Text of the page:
New, turnkey solution providing secure disposal of surplus medications will be in place at nine North Carolina pharmacies in time for National Prescription Drug Take-Back Day
Winston-Salem, NC, October 25, 2017
Inmar, Inc. has launched a Consumer Drug Take-Back Program to help in the battle against prescription opioid abuse throughout the United States. The nationwide program provides subscribing hospital pharmacies, retail pharmacies and law enforcement agencies as well as physician offices and long-term care facilities that have on-site pharmacies with DEA-compliant prescription drug take-back receptacles where patients and visitors can simply and safely deposit surplus/expired medications.
Once a receptacle is full, program subscribers follow a simple process for executing fully audited shipping of the receptacle’s replaceable inner liner back to Inmar for certified destruction. Inmar’s solution is easily implemented and managed in compliance with the DEA Secure and Responsible Drug Disposal Act of 2010.
To help launch the drug take-back program and bring immediate assistance to the fight against prescription opioid abuse, Inmar has executed a special initiative to place receptacles throughout its home state of North Carolina and provide full subscription service at the receptacle sites free of charge for one full year. Nine North Carolina pharmacies have committed to participating in this unique enablement effort and all will have receptacles in place in time for National Prescription Drug Take-Back Day on Saturday, October 28.
- Cape Fear Pharmacy (Wilmington)
- Benzer Pharmacy (Fuquay Varina and Mint Hill)
- UNC Student Stores Pharmacy (Chapel Hill)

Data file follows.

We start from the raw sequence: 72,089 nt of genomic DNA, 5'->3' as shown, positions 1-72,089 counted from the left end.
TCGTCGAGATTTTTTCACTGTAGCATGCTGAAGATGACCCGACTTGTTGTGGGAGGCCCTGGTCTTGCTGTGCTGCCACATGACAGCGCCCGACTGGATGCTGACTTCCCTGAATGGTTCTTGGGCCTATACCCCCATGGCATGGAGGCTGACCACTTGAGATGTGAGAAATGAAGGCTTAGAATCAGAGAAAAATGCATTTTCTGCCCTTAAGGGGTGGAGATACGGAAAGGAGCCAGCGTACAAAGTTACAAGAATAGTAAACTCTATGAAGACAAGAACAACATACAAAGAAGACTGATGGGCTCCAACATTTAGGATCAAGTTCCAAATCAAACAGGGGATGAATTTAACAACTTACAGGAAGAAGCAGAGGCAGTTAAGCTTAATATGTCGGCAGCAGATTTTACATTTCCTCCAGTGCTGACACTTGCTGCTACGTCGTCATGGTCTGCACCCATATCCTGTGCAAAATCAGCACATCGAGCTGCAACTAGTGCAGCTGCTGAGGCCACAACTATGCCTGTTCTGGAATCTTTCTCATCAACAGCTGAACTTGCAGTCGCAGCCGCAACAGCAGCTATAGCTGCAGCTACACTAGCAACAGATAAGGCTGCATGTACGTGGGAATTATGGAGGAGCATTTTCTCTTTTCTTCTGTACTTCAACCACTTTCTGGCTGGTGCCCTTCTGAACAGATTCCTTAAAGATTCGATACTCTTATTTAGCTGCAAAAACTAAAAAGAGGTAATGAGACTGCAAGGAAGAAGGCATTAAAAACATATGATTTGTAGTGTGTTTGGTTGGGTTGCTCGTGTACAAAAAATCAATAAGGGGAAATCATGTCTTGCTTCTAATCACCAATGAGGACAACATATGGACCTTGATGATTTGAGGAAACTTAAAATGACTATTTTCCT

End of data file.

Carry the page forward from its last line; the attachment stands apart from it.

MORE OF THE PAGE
- Upchurch Drugs (Durham)
- Lewisville Drug Company (Lewisville)
- PSA Clinic Pharmacy (Swannanoa)
- Yadkin Valley Pharmacy (Yadkinville)
- Stanleyville Family Pharmacy (Winston-Salem)
While these communities are all contending with opioid abuse to one extent or another, the problem is particularly acute in Wilmington which was identified in a recent Castlight Health report as having the highest opioid abuse rate in the country. Therefore, the fact that the Inmar Consumer Drug Take-Back Program is entering Wilmington is significant to Inmar Chairman and CEO David Mounts.
“We are very pleased that Inmar’s Consumer Drug Take-Back Program will be a resource for the people of Wilmington as they work to stop prescription drug abuse,” says Mounts. “The problem of medication misuse is a nationwide issue, but it is gratifying to be actively supporting mitigation efforts in an area of our state so deeply affected by opioid abuse. With our solution permanently in place in communities throughout North Carolina, we look forward to making a real difference not only on National Prescription Drug Take-Back Day, but every day — all year long,” adds Mounts.
“The opioid crisis is devastating to our families, friends and our communities across the state,” said N.C. Department of Health and Human Services Secretary Mandy Cohen, M.D. “Inmar’s Consumer Drug Take-Back Program will help us reduce the oversupply of prescription opioids along with the diversion of prescription drugs – both components of North Carolina’s Opioid Action Plan. We appreciate Inmar, Inc. joining us in the effort to turn the tide on the opioid crisis.”
Drug take-back programs like Inmar’s have the potential to significantly impact prescription opioid abuse by helping remove opioids and other medications from the home. The presence of unsecured and unmonitored medications in the home is a major contributing factor to the opioid abuse crisis as this is where much of the diversion and misuse originates. The Substance Abuse and Mental Health Services Administration of the U.S. Department of Health and Human Services has reported that approximately 75 percent of heroin users have their first experience with opioids obtained from the medicine cabinets of family and friends.
At the same time, Inmar’s solution will help mitigate the improper — and environmentally harmful — disposal of medications by patients which typically involves the drugs being flushed down the toilet, poured into the sink or simply thrown out with the trash. This kind of disposal on a nationwide basis is driving up the amounts of medications being found in surface water bodies (streams, lakes, and rivers) across the United States and creating negative health implications for both human beings and wildlife.
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